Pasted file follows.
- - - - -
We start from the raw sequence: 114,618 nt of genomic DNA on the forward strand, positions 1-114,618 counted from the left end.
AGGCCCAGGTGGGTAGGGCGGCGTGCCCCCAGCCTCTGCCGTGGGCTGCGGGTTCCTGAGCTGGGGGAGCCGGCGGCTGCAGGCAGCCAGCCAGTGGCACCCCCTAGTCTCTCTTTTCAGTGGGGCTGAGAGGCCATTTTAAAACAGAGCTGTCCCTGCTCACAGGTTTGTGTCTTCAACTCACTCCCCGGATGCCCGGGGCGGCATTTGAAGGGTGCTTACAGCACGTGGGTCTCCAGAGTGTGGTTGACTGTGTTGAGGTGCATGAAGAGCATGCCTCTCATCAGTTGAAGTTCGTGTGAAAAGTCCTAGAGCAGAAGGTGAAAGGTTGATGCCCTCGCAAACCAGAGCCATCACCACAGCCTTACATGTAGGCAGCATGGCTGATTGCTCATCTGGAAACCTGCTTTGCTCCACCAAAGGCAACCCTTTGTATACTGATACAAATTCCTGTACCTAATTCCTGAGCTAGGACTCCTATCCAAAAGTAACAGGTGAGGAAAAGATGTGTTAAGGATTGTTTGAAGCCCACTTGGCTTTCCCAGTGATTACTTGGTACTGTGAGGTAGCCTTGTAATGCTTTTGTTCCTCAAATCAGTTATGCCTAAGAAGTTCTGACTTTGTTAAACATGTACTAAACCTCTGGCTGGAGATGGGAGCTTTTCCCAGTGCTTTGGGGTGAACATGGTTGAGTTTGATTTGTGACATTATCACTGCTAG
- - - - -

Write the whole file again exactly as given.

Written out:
We start from the raw sequence: 114,618 nt of genomic DNA on the forward strand, positions 1-114,618 counted from the left end.
AGGCCCAGGTGGGTAGGGCGGCGTGCCCCCAGCCTCTGCCGTGGGCTGCGGGTTCCTGAGCTGGGGGAGCCGGCGGCTGCAGGCAGCCAGCCAGTGGCACCCCCTAGTCTCTCTTTTCAGTGGGGCTGAGAGGCCATTTTAAAACAGAGCTGTCCCTGCTCACAGGTTTGTGTCTTCAACTCACTCCCCGGATGCCCGGGGCGGCATTTGAAGGGTGCTTACAGCACGTGGGTCTCCAGAGTGTGGTTGACTGTGTTGAGGTGCATGAAGAGCATGCCTCTCATCAGTTGAAGTTCGTGTGAAAAGTCCTAGAGCAGAAGGTGAAAGGTTGATGCCCTCGCAAACCAGAGCCATCACCACAGCCTTACATGTAGGCAGCATGGCTGATTGCTCATCTGGAAACCTGCTTTGCTCCACCAAAGGCAACCCTTTGTATACTGATACAAATTCCTGTACCTAATTCCTGAGCTAGGACTCCTATCCAAAAGTAACAGGTGAGGAAAAGATGTGTTAAGGATTGTTTGAAGCCCACTTGGCTTTCCCAGTGATTACTTGGTACTGTGAGGTAGCCTTGTAATGCTTTTGTTCCTCAAATCAGTTATGCCTAAGAAGTTCTGACTTTGTTAAACATGTACTAAACCTCTGGCTGGAGATGGGAGCTTTTCCCAGTGCTTTGGGGTGAACATGGTTGAGTTTGATTTGTGACATTATCACTGCTAG